Behind The Razor Wired Fence
I thought my days of visiting someone in jail were over, but they weren’t. Tomorrow I will go to Theo Lacy jail here in Orange County to visit a good friend, Matt.
Keven and Matt were in a cell together for six months and they became close. Luckily, they got along and Matt was like a big brother to Keven. A year and a half later, when they were both out, Matt was a very positive influence on Kev, and he and I became close. He gave me my all-time favorite tattoo (I have 12, so that’s saying a lot!)
Matt did his best to encourage Kev to stay off drugs. When Keven died, Matt was there for me more than anyone else. He messaged me every single day for the first 18 months. The messages slowed down but still came at least once a week. Then suddenly the messages stopped, and I was left to wonder why. Silly me, I never even checked to see if he was in jail because he’d been doing so great, I couldn’t imagine that he’d gotten arrested.
We’re connected again, writing, talking on the phone and tomorrow I will see him in person. I told him I was showing up to visit his mustache because he told me he has a “bad ass mustache” now. Almost everything we say to each other has a twist of humor in it. He cracks me up so much! His stories about Keven are almost as good as the childhood stories I get from Keven’s lifelong friends.
Phil is a guy that knows both Keven and Anthony. Like Keven and Matt, Phil and Anthony were together in a cell for many months and became close. Anthony introduced me to Phil over a jail phone call, then introduced me in person when they were out. At first, I wasn’t especially close with Phil and had heard some not-so-great things about him and admit I judged him on his reputation before getting to know him.
I got a letter from Phil shortly after Keven died and we started writing. That was over a year ago, and now Phil is part of my life. He would do anything for me! He takes me to lunch; he checks in on me; he offers to help me around my house. I even let him live here for two weeks when he got out of prison. We stay in touch every few days and a “Phil Hug” is like hugging both my boys at once. He’s the same height as Keven, so I close my eyes and feel Keven’s and Anthony’s love coming through Phil’s arms around me.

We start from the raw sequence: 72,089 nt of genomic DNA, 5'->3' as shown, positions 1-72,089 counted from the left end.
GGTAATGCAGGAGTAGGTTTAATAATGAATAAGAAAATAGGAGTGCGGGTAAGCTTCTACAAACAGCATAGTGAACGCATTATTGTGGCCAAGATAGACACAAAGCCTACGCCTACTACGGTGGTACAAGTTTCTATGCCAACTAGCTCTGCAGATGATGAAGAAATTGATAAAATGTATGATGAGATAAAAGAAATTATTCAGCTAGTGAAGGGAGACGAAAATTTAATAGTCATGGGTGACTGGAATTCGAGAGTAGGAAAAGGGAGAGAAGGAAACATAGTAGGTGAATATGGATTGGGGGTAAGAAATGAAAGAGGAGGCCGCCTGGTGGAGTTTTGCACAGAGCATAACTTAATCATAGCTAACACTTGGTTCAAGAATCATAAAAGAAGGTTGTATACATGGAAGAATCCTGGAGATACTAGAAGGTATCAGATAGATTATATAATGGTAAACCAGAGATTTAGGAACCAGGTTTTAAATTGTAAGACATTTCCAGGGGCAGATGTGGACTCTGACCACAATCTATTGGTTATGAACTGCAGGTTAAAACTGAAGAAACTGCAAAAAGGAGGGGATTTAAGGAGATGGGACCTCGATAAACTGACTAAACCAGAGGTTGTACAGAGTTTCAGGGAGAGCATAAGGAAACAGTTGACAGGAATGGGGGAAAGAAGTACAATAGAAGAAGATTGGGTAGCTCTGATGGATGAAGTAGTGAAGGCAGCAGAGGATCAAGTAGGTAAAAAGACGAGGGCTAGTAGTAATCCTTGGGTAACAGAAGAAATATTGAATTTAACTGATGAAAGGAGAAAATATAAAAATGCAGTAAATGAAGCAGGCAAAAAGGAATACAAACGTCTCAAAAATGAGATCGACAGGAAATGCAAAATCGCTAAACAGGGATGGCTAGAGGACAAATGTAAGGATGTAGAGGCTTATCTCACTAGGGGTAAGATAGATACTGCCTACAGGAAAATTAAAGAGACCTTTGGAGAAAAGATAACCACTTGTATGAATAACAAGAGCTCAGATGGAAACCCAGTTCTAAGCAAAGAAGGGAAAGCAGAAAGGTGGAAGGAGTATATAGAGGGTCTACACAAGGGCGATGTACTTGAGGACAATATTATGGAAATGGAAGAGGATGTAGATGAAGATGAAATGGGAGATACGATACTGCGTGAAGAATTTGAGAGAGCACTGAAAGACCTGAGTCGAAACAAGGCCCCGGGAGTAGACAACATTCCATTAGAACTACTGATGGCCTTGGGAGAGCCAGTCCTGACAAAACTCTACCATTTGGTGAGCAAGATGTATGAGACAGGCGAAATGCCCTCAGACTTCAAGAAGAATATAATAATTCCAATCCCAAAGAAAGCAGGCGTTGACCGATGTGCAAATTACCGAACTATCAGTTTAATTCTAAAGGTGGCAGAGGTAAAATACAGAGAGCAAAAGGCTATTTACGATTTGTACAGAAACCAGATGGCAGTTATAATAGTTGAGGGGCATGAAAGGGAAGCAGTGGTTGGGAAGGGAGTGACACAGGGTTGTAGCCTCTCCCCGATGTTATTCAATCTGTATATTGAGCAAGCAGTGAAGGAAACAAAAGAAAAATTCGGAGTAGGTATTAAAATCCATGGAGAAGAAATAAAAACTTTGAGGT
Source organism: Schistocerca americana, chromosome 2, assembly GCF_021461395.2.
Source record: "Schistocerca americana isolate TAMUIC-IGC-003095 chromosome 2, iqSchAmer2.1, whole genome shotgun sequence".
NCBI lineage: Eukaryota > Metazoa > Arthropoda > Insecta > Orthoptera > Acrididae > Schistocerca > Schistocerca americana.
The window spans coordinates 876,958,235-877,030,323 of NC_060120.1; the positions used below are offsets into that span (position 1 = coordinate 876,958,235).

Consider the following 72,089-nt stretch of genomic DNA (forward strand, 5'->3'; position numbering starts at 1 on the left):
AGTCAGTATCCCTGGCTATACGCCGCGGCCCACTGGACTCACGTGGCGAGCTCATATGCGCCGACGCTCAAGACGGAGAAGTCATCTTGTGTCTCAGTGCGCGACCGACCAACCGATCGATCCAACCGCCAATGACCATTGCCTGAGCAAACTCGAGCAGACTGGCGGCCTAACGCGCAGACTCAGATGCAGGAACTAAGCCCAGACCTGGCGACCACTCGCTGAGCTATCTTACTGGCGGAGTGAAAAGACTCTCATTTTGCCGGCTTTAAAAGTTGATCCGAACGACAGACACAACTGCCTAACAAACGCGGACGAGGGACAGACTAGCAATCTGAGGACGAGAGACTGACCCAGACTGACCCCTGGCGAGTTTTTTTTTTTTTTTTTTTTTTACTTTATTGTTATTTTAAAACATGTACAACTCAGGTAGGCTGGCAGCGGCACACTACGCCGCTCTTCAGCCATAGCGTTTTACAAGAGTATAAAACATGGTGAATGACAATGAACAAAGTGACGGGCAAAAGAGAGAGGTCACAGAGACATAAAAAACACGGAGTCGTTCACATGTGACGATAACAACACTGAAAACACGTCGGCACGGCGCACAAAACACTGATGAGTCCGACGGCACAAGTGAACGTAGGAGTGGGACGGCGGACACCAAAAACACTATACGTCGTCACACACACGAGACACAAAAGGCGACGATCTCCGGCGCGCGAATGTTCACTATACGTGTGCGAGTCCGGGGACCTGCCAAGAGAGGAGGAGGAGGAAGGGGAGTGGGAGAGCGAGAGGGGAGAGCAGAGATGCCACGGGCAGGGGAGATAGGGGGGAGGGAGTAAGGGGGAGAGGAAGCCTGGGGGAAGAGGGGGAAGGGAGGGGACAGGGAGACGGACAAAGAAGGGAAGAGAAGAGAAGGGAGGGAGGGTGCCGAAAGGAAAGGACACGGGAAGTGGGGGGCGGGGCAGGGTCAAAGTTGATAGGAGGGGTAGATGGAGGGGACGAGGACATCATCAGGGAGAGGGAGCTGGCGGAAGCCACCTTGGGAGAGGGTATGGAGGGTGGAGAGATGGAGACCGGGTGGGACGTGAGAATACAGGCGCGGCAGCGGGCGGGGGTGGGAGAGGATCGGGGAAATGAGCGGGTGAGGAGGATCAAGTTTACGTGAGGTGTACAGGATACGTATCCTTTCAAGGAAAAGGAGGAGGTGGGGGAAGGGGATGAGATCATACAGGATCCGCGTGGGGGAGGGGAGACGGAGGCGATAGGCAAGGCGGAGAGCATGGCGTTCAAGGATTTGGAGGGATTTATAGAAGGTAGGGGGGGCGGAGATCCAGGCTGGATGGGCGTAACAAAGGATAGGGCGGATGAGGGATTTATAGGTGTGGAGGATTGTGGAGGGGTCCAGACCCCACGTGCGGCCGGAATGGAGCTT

Matt had an upbringing similar to Keven’s. It was full of love and a close family. Phil’s upbringing was like Anthony’s. It was horrible. It doesn’t matter how you were raised or where you come from, good people are inside those walls. Almost every mom in my support group has had an incarcerated child because of drugs. The lucky ones get a job when they get out and carry on with life. But more often than not, the felony charge hangs over their head, making it difficult for them. Or like with Keven, prison does a number on them, and they come out far worse than when they went in.
Society will always judge incarcerated persons. It’s just how it is. But I’m sending you this as a reminder - not everyone who’s been in jail/prison (or covered in tattoos) is a malicious person with evil intentions. They have loving families missing them - spouses, parents, kids.
Many are caring people who messed up, pay their dues and then get out and are never truly forgiven or looked at the same again. They sometimes make terrible decisions because of difficult or desperate circumstances.
Getting back into society with a criminal record isn’t easy. Having a felony on makes it hard to find a job or a place to live. Often, this leads people back to crime, because they have no other options or support. It’s like a revolving door. I see it over and over. Once you’ve been in, you have a high risk of going back. Keven was 18 the first time he was sent to jail and was in and out until he died at age 29.
I share this today because you may have never known someone who was in jail or prison. It’s easy to misunderstand or be wary when you haven’t been directly affected by it in your family. And it’s even easier to forget about this population of people altogether.
There are tons of organizations that rightly remind us of groups that have been marginalized and mistreated, but not so much for the incarcerated. We assume they’ve gotten what they deserve. We also assume that they are being rehabilitated while they are in there - that is rare. Don’t get me started, seriously. The opposite is more true.
If you go visit - you will see family members just like you are waiting in the long lines to visit their loved ones. So, please don’t assume that everyone behind the razor wire fencing is someone to be afraid of, shun, or look down upon. And don’t assume that if someone is not smiling and is covered with tattoos trying to look like a tough guy - that they are. You have to live a certain way in there and it follows you back out here. Showing any sign of weakness is the worst thing you can do. It’s brutal because some people in there are the “bad guys” and they run the place.
To all the Kevens, Anthonys, Phils and Matts out there - I see you and I wish you only the best.